Quercus chrysolepis

Old Growth Live Oak

MR 520

One of the neat things about working as a forester is passing through the hard to get to places. Not just off the path, but on rock faces, landslides, stream canyons, etc. Topography and geology can create a impressive diversity of habitats within a forest. This chaotic assemblage of micro sites is one of Humboldt Counties trademarks.

MR 519

Old growth live oak stands like this one are not uncommon in our region, at least where access is difficult. These trees can cling to these rock outcrops for centuries. These places tend to be very harsh. Poor soils and exposure to high winds can stunt tree growth and beat a tree down. They can persist, but will never grow very large. Occasionally they are sheltered from such effects and you can find huge live oaks that almost defy imagination.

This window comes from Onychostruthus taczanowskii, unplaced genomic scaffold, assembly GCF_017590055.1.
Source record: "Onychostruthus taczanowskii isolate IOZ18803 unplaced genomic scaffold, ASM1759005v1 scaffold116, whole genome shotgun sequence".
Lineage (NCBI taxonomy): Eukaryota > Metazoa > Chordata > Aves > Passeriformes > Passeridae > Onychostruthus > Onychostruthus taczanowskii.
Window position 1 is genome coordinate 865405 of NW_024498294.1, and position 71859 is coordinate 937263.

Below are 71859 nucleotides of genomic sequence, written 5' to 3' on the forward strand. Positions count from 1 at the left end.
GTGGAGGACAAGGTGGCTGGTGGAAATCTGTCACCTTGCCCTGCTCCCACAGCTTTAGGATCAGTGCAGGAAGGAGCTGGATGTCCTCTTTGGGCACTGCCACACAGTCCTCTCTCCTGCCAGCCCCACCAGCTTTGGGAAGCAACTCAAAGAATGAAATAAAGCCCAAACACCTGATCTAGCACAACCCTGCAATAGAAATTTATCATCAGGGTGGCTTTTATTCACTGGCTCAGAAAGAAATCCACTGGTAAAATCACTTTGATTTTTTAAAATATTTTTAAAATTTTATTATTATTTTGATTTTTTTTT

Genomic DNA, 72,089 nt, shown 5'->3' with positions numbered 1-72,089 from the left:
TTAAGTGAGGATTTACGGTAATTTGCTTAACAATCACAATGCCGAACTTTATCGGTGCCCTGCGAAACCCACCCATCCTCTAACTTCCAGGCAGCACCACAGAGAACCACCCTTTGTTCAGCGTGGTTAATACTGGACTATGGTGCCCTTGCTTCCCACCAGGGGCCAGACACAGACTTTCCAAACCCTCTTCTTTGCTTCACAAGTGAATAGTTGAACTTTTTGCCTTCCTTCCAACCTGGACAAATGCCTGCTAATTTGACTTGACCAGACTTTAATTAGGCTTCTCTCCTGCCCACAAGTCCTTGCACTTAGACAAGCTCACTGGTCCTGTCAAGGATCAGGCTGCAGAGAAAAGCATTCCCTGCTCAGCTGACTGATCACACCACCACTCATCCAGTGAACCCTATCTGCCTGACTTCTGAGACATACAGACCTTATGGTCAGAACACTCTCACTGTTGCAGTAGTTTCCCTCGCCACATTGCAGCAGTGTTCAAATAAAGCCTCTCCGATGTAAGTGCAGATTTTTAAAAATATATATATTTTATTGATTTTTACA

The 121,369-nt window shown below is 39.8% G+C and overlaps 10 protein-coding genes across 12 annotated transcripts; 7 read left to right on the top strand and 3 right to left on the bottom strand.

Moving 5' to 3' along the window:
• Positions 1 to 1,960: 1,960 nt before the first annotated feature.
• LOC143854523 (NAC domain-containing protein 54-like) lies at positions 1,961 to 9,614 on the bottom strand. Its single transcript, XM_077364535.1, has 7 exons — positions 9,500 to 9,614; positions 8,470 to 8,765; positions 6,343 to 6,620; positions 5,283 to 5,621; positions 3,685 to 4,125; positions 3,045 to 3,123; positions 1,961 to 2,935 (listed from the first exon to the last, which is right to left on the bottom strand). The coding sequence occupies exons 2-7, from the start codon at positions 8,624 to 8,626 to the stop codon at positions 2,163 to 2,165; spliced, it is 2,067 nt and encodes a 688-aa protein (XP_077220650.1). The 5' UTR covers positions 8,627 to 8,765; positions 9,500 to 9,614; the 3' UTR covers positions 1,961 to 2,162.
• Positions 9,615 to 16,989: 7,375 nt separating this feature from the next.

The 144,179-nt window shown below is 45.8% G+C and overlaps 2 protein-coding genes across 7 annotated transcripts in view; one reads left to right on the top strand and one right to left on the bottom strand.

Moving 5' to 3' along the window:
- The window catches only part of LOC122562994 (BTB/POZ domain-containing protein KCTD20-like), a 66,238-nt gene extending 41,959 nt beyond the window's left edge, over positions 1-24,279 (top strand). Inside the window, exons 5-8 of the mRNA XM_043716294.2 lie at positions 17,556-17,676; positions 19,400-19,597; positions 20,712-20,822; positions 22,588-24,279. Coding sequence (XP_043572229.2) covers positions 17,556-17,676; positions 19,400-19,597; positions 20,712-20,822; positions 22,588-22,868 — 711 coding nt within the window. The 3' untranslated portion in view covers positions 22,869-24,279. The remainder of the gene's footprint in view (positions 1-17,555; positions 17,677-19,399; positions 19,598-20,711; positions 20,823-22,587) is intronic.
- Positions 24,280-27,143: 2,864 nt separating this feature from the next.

SFE 133

Here is another one. This tree is just ridiculous. There were a few more like it nearby, but this one had the perfect crown. Its like a plasma globe of branches reaching out for the power of the sun. Nooks and Crannies!

SFE 134

Old Growth Live Oak

MR 426

Quercus chrysolepis. It is not uncommon to find old growth live oak in Humboldt County. Because it tends to grow in places that are not easy to get to, it has been largely unaffected by past management.

MR 424

These trees are known to be long-lived and may reach ages exceeding 300 years. If you ever come across exceptionally large live oak, you can start pondering the past several hundred years and what these trees have witnessed.

MR 425

Want to find big live-oaks? Look near rock outcrops and poor soils. The biggest live-oaks I tend to find in hard to get places, often in steep canyons and bluffs.